I love On The Media's Breaking News Consumer Handbook, particularly the image that they post on social media whenever breaking news occurs. It reminds people that every breaking news event unfolds in much the same way, and it makes them aware how quickly misinformation can spread. News is moving very fast these days. Here are … Read More
NEWS

How do we design the news for people who are burned out?

Since the election, many people I know who don’t work in news have taken a break from the news, social media or some combination of the two. This is healthy and normal. Taking a small break from the news is recommended by psychologists who study the negative health effects caused by constant bad news. The American Psychological Association … Read More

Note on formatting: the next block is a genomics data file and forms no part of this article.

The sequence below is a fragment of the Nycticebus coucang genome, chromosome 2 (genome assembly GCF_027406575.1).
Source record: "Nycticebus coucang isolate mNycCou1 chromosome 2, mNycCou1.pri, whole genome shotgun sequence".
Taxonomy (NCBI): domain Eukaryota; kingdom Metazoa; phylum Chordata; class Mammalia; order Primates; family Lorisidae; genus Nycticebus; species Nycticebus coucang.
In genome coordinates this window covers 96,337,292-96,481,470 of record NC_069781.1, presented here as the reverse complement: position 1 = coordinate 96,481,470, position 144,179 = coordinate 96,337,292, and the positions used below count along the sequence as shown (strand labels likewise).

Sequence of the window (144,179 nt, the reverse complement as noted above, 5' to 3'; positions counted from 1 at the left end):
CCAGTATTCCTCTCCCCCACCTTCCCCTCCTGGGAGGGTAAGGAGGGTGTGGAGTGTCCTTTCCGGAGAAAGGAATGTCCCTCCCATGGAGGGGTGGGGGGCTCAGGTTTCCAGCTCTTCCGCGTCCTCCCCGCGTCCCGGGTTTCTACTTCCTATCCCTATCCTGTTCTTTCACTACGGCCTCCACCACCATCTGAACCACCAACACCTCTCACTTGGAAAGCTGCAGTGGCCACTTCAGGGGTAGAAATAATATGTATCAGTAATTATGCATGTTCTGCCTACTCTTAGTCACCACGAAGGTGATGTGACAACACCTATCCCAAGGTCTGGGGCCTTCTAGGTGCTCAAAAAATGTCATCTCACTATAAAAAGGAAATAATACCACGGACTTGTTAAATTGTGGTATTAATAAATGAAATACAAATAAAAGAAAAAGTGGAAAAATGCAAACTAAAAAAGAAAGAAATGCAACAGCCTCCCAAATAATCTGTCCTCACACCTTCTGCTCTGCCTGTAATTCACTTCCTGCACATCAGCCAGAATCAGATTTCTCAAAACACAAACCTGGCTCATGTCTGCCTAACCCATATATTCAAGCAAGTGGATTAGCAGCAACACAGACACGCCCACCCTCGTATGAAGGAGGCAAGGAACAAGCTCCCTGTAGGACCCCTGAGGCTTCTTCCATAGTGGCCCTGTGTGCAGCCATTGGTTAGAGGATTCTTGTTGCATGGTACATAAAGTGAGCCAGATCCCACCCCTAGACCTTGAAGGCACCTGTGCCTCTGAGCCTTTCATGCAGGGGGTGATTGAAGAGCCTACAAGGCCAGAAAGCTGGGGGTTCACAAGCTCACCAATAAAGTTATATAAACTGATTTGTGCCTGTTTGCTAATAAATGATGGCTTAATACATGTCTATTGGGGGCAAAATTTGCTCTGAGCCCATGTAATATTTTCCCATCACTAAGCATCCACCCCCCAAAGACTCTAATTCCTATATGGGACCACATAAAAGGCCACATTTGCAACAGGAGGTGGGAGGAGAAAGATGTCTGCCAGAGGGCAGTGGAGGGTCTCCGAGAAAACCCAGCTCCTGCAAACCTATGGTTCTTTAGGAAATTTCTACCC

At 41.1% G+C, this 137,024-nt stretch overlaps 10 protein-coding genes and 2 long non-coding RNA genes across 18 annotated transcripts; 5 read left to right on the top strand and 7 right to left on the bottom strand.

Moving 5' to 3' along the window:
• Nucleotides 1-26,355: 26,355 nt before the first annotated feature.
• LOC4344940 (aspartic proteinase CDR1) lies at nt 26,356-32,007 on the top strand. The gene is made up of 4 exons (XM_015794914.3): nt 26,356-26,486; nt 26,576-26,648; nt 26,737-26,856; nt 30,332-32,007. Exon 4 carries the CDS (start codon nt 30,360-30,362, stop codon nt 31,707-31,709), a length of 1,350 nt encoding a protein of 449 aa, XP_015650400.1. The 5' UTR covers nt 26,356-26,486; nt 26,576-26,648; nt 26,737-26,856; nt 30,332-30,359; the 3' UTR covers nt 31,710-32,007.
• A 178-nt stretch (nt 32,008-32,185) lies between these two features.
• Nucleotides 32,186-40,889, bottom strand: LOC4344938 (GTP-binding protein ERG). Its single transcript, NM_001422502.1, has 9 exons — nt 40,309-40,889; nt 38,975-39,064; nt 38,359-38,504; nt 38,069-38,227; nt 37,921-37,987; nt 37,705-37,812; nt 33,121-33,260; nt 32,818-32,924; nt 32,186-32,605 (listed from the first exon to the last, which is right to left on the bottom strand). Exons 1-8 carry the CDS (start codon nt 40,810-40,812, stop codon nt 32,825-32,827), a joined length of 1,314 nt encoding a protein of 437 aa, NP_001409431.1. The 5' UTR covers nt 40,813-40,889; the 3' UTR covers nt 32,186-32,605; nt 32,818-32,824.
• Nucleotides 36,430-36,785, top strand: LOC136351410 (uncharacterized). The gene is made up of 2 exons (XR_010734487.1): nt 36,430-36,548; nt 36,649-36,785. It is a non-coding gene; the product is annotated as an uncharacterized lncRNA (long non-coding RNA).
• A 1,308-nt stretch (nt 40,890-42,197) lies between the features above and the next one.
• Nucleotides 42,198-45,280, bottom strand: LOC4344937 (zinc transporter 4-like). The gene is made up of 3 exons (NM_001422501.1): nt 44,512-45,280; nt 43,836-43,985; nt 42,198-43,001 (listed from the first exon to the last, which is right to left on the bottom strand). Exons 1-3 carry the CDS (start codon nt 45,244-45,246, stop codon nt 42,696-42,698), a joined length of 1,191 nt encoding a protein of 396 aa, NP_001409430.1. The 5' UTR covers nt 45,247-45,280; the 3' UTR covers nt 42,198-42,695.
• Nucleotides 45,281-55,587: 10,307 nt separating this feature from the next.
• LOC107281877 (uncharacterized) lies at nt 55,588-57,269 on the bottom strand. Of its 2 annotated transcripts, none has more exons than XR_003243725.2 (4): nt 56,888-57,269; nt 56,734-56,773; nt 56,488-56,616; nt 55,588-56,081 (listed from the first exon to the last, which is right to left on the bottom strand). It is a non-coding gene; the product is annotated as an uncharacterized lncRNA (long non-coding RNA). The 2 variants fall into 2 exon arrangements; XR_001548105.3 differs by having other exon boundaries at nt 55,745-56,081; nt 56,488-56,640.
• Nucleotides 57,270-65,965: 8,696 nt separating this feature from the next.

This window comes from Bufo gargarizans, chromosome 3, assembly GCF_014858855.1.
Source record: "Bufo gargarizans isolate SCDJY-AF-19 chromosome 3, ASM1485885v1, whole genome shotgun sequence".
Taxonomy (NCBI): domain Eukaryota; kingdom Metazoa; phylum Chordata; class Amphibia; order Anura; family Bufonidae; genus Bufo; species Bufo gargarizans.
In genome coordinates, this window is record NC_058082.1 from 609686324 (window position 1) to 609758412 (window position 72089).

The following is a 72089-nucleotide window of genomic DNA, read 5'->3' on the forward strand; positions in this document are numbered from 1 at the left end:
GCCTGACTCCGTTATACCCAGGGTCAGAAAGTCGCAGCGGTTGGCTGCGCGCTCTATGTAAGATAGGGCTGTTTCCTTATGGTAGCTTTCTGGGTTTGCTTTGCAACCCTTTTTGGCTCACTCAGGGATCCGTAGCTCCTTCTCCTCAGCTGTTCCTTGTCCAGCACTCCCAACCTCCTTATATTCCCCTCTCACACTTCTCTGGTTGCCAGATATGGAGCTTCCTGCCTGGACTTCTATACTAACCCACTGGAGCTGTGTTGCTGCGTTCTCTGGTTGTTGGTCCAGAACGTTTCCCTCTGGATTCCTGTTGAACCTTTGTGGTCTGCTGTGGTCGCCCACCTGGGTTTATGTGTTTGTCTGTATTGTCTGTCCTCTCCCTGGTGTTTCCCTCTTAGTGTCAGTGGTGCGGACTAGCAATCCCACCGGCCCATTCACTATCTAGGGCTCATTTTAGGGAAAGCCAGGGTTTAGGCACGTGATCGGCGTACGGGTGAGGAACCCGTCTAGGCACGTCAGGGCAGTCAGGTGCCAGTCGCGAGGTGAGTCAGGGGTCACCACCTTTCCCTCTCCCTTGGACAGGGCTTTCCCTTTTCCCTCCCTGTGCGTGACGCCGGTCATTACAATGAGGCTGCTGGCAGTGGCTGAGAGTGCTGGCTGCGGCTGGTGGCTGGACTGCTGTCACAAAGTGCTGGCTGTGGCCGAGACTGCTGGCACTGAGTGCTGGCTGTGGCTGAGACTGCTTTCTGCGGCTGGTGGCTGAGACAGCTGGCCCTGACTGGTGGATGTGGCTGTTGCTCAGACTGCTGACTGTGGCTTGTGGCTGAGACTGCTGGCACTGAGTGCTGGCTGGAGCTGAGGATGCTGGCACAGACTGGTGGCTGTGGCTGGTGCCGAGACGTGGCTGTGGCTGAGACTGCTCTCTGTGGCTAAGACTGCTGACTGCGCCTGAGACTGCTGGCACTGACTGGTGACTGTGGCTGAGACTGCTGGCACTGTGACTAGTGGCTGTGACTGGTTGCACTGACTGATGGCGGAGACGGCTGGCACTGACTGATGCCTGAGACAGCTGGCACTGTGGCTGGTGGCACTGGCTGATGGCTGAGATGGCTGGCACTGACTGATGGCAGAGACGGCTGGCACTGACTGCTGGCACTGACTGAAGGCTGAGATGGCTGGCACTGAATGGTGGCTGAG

NEWS

What does a news organization optimized for trust look like?

After White House advisor Kellyanne Conway appeared on NBC’s "Meet the Press" to say that the White House put forth "alternative facts" to counter what media organizations had accurately reported about inaugural crowd sizes, her phrase made its way into headlines on dozens of news sites — which may have been her intention in the first place. Her … Read More
NEWS

Not just 'Trump's America': These journalists will spend 100 days digging into Appalachia

Since Lyndon Johnson declared his War on Poverty in the early 1960s, Appalachian journalists have grappled with the portrayal of the region in the press. In his foreword to photographer Roger May’s book "Testify," the Kentucky journalist Silas House lamented that "only the poorest folks got into the newspapers and magazines, perpetuating the stereotype that everyone in the … Read More
NEWS

50 ways to celebrate the 50th anniversary of the Public Broadcasting Act